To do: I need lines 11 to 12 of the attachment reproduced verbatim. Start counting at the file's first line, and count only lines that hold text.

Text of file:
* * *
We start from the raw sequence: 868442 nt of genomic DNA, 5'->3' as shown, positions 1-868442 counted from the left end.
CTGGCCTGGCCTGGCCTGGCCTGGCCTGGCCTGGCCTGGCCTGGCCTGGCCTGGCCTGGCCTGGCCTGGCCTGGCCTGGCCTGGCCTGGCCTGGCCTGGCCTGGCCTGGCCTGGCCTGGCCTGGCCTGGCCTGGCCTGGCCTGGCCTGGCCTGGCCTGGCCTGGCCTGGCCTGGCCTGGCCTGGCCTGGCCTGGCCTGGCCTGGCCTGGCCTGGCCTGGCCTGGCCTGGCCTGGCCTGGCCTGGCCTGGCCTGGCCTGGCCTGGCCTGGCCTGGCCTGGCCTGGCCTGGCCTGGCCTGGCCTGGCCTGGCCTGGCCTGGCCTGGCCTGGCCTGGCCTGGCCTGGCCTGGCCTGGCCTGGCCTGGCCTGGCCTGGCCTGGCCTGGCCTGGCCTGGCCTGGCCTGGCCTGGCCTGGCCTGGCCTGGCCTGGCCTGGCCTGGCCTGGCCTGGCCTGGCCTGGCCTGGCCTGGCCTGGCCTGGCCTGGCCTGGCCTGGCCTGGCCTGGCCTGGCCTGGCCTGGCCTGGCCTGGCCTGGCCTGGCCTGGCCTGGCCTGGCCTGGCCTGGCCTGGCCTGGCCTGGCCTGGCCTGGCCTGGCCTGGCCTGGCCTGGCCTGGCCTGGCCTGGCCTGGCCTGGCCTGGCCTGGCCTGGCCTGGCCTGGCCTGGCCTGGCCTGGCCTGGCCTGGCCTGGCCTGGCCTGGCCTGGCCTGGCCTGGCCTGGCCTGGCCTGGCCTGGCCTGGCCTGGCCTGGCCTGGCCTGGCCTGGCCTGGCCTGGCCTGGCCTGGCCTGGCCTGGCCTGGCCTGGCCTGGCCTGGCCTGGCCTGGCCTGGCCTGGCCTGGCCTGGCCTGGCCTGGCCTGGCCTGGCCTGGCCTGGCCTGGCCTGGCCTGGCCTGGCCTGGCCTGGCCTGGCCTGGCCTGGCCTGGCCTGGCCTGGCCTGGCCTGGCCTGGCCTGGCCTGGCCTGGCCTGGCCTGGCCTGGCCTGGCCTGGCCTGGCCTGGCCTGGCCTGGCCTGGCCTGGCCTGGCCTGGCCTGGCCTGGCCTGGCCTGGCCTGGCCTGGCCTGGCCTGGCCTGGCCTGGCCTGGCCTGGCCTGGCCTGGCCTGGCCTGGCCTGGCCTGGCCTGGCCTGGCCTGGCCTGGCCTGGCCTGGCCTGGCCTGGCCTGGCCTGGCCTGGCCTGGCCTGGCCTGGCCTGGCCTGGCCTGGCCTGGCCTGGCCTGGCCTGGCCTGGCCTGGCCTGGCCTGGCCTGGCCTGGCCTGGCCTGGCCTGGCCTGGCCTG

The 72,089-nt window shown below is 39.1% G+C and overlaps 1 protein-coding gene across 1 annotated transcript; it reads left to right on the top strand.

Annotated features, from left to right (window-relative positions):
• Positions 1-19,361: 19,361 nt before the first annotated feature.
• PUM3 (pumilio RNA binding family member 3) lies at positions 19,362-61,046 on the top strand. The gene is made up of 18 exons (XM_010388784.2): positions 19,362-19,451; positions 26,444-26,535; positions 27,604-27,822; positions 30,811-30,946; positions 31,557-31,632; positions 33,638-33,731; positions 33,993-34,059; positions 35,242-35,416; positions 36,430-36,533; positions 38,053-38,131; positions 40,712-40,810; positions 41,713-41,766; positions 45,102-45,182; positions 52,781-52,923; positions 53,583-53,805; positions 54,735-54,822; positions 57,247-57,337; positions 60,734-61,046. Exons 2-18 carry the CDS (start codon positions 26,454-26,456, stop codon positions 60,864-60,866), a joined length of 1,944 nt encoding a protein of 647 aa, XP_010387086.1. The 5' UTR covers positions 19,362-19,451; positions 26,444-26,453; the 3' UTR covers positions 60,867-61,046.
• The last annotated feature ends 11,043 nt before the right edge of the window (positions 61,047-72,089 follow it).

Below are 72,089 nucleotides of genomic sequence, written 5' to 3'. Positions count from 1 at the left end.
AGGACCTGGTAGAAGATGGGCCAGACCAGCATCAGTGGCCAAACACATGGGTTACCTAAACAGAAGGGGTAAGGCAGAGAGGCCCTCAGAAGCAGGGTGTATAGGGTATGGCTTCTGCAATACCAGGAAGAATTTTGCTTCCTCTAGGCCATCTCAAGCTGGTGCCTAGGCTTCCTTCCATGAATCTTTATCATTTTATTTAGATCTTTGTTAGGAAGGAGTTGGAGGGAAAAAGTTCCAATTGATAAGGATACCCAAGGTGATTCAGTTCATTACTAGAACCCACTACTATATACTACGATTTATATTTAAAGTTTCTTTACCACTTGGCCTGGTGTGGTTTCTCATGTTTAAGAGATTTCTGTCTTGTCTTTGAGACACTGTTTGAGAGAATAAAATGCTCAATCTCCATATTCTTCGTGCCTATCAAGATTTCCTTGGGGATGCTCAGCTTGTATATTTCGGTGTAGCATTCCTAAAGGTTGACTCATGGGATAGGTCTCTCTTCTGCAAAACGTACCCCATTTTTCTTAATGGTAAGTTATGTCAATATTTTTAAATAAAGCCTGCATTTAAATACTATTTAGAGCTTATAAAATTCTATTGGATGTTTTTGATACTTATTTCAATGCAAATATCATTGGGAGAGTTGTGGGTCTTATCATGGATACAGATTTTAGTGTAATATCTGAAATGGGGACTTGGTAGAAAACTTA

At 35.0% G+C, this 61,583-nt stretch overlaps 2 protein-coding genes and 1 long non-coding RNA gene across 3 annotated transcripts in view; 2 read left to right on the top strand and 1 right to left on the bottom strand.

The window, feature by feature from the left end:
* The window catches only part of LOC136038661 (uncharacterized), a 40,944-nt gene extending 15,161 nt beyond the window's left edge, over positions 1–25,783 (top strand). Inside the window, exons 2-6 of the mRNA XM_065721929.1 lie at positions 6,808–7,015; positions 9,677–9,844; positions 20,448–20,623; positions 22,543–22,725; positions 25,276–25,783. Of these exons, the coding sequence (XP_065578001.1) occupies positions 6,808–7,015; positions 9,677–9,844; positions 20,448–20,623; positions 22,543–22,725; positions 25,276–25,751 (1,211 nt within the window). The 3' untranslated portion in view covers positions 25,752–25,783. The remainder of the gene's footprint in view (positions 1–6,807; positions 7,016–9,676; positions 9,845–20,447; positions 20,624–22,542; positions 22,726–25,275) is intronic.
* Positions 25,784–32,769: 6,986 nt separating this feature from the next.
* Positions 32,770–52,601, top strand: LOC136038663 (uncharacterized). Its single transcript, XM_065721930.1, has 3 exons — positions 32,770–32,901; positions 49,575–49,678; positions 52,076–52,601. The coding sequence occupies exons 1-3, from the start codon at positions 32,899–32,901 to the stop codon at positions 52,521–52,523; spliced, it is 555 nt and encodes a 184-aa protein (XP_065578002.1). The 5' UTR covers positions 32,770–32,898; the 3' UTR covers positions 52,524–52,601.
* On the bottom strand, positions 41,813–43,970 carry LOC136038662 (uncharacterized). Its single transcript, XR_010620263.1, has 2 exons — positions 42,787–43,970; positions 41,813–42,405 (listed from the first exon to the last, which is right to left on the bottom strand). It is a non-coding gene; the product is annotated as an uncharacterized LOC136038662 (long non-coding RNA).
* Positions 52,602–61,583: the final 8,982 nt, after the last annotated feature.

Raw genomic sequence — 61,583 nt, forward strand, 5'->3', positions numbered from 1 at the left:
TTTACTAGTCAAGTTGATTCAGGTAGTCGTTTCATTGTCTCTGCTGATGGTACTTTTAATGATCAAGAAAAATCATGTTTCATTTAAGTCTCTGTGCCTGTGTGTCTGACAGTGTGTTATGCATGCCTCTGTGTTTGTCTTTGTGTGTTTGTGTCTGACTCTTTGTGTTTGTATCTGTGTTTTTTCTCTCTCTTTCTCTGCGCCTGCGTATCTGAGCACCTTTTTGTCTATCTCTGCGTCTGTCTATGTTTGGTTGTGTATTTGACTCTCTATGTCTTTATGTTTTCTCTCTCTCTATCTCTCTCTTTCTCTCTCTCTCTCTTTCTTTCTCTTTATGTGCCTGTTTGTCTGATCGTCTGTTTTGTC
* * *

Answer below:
The window, feature by feature from the left end:
* The window catches only part of LOC136038661 (uncharacterized), a 40,944-nt gene extending 15,161 nt beyond the window's left edge, over positions 1–25,783 (top strand). Inside the window, exons 2-6 of the mRNA XM_065721929.1 lie at positions 6,808–7,015; positions 9,677–9,844; positions 20,448–20,623; positions 22,543–22,725; positions 25,276–25,783. Of these exons, the coding sequence (XP_065578001.1) occupies positions 6,808–7,015; positions 9,677–9,844; positions 20,448–20,623; positions 22,543–22,725; positions 25,276–25,751 (1,211 nt within the window). The 3' untranslated portion in view covers positions 25,752–25,783. The remainder of the gene's footprint in view (positions 1–6,807; positions 7,016–9,676; positions 9,845–20,447; positions 20,624–22,542; positions 22,726–25,275) is intronic.